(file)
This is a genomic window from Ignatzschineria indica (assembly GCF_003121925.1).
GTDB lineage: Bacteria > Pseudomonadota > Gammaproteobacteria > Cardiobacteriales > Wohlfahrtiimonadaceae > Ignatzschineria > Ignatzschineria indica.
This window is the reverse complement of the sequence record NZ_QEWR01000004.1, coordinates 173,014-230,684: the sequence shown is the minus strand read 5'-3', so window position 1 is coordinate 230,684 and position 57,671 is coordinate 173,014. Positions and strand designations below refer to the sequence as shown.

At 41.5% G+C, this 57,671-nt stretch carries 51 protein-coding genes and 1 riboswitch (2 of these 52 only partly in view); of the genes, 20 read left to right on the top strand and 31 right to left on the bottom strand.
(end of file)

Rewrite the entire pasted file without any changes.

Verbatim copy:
This is a genomic window from Ignatzschineria indica (assembly GCF_003121925.1).
GTDB lineage: Bacteria > Pseudomonadota > Gammaproteobacteria > Cardiobacteriales > Wohlfahrtiimonadaceae > Ignatzschineria > Ignatzschineria indica.
This window is the reverse complement of the sequence record NZ_QEWR01000004.1, coordinates 173,014-230,684: the sequence shown is the minus strand read 5'-3', so window position 1 is coordinate 230,684 and position 57,671 is coordinate 173,014. Positions and strand designations below refer to the sequence as shown.

At 41.5% G+C, this 57,671-nt stretch carries 51 protein-coding genes and 1 riboswitch (2 of these 52 only partly in view); of the genes, 20 read left to right on the top strand and 31 right to left on the bottom strand.